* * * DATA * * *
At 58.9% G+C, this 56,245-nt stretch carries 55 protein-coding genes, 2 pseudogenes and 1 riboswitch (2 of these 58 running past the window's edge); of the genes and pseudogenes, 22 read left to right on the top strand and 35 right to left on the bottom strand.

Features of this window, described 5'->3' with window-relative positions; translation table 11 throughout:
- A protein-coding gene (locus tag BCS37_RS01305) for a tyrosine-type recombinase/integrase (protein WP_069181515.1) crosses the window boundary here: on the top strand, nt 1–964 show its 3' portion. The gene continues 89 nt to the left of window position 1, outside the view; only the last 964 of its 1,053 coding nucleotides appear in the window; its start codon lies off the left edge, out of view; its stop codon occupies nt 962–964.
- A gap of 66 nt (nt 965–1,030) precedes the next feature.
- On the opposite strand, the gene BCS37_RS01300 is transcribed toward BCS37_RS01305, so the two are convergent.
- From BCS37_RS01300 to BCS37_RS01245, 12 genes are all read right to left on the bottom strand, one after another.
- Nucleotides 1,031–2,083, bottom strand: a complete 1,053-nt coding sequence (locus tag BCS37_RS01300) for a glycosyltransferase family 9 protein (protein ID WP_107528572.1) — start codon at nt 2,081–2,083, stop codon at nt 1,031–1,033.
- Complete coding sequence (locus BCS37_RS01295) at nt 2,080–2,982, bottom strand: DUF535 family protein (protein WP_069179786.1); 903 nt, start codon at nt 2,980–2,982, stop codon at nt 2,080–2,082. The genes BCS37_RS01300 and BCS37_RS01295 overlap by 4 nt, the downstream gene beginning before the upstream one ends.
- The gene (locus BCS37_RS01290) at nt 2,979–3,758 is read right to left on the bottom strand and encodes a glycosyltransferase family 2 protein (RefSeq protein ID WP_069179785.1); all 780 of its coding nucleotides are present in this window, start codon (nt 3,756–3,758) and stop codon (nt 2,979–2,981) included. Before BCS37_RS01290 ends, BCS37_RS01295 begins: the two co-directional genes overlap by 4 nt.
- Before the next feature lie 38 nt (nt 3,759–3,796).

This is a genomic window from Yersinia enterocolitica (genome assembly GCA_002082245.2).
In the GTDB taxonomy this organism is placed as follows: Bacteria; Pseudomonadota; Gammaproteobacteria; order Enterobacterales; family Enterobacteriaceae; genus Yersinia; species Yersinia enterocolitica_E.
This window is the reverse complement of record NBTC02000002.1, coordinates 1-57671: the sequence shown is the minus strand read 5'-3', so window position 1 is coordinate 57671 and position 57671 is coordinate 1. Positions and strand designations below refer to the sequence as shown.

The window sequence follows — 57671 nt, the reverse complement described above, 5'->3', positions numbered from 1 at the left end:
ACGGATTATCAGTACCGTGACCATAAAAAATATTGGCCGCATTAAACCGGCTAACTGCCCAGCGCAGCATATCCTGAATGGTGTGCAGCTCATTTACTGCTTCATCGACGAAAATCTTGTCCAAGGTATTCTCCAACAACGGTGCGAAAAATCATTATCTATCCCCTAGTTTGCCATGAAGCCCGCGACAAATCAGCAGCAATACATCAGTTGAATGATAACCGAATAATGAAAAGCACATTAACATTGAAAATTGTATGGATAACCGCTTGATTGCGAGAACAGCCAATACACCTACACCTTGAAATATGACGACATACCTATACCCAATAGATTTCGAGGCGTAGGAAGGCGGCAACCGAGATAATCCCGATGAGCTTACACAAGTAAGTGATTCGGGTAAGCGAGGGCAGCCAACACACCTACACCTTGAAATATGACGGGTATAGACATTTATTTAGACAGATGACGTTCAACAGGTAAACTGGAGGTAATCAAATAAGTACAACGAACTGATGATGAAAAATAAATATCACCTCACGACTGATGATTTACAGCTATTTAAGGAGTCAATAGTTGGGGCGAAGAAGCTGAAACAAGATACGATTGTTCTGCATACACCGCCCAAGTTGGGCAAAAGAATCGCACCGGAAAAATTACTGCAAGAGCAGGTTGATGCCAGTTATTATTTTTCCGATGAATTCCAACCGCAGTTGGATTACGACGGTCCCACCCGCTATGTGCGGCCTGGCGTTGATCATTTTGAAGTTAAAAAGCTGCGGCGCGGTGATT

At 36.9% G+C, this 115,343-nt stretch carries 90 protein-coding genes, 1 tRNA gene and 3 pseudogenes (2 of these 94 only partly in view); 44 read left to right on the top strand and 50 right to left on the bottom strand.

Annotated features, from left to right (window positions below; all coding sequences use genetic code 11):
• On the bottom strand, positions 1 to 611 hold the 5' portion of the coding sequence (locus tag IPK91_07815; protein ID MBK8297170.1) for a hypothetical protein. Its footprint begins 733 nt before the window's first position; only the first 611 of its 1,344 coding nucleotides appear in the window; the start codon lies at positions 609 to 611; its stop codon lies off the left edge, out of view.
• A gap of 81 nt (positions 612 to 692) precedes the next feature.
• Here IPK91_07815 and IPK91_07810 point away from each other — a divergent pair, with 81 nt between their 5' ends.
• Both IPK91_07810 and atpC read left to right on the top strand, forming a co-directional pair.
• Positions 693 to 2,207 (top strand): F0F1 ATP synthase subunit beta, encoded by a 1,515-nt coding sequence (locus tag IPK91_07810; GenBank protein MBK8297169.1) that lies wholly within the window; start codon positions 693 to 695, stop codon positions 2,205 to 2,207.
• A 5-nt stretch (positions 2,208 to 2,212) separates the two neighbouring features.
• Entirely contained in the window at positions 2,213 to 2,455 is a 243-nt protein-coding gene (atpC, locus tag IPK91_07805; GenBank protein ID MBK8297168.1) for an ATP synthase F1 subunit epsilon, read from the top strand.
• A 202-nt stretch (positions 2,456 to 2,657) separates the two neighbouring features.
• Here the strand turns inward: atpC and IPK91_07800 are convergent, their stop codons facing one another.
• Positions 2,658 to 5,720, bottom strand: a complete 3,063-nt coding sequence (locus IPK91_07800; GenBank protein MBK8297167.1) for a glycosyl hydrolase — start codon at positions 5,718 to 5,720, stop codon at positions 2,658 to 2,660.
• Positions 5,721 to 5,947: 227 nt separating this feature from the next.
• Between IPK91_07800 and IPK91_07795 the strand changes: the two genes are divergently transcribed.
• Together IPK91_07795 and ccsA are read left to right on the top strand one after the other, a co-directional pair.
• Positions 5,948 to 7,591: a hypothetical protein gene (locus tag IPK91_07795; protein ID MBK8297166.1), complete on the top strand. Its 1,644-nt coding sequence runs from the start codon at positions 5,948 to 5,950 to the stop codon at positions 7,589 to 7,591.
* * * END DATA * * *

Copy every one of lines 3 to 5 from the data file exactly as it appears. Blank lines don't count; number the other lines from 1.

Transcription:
- A protein-coding gene (locus tag BCS37_RS01305) for a tyrosine-type recombinase/integrase (protein WP_069181515.1) crosses the window boundary here: on the top strand, nt 1–964 show its 3' portion. The gene continues 89 nt to the left of window position 1, outside the view; only the last 964 of its 1,053 coding nucleotides appear in the window; its start codon lies off the left edge, out of view; its stop codon occupies nt 962–964.
- A gap of 66 nt (nt 965–1,030) precedes the next feature.
- On the opposite strand, the gene BCS37_RS01300 is transcribed toward BCS37_RS01305, so the two are convergent.